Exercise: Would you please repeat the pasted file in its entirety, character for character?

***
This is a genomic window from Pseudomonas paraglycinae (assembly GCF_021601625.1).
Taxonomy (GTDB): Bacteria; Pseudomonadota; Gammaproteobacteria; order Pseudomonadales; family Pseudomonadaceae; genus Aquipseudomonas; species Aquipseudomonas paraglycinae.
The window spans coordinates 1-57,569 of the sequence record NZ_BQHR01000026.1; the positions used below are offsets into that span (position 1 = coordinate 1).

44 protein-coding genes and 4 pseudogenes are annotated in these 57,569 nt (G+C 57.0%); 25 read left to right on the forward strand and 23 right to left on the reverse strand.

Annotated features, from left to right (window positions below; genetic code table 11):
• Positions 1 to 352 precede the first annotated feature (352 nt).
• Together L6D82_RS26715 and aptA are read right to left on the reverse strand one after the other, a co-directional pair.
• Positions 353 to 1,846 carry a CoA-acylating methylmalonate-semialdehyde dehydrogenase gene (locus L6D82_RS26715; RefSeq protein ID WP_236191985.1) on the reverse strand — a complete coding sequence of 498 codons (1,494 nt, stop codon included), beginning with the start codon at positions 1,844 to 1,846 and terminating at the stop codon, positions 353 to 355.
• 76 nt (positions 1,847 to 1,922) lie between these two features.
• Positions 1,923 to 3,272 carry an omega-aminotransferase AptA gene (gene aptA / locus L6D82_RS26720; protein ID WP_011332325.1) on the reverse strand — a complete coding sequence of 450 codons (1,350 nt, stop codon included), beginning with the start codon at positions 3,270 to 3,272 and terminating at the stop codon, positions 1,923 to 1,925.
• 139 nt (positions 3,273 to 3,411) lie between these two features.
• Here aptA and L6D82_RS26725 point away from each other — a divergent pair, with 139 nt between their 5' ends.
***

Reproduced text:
This is a genomic window from Pseudomonas paraglycinae (assembly GCF_021601625.1).
Taxonomy (GTDB): Bacteria; Pseudomonadota; Gammaproteobacteria; order Pseudomonadales; family Pseudomonadaceae; genus Aquipseudomonas; species Aquipseudomonas paraglycinae.
The window spans coordinates 1-57,569 of the sequence record NZ_BQHR01000026.1; the positions used below are offsets into that span (position 1 = coordinate 1).

44 protein-coding genes and 4 pseudogenes are annotated in these 57,569 nt (G+C 57.0%); 25 read left to right on the forward strand and 23 right to left on the reverse strand.

Annotated features, from left to right (window positions below; genetic code table 11):
• Positions 1 to 352 precede the first annotated feature (352 nt).
• Together L6D82_RS26715 and aptA are read right to left on the reverse strand one after the other, a co-directional pair.
• Positions 353 to 1,846 carry a CoA-acylating methylmalonate-semialdehyde dehydrogenase gene (locus L6D82_RS26715; RefSeq protein ID WP_236191985.1) on the reverse strand — a complete coding sequence of 498 codons (1,494 nt, stop codon included), beginning with the start codon at positions 1,844 to 1,846 and terminating at the stop codon, positions 353 to 355.
• 76 nt (positions 1,847 to 1,922) lie between these two features.
• Positions 1,923 to 3,272 carry an omega-aminotransferase AptA gene (gene aptA / locus L6D82_RS26720; protein ID WP_011332325.1) on the reverse strand — a complete coding sequence of 450 codons (1,350 nt, stop codon included), beginning with the start codon at positions 3,270 to 3,272 and terminating at the stop codon, positions 1,923 to 1,925.
• 139 nt (positions 3,273 to 3,411) lie between these two features.
• Here aptA and L6D82_RS26725 point away from each other — a divergent pair, with 139 nt between their 5' ends.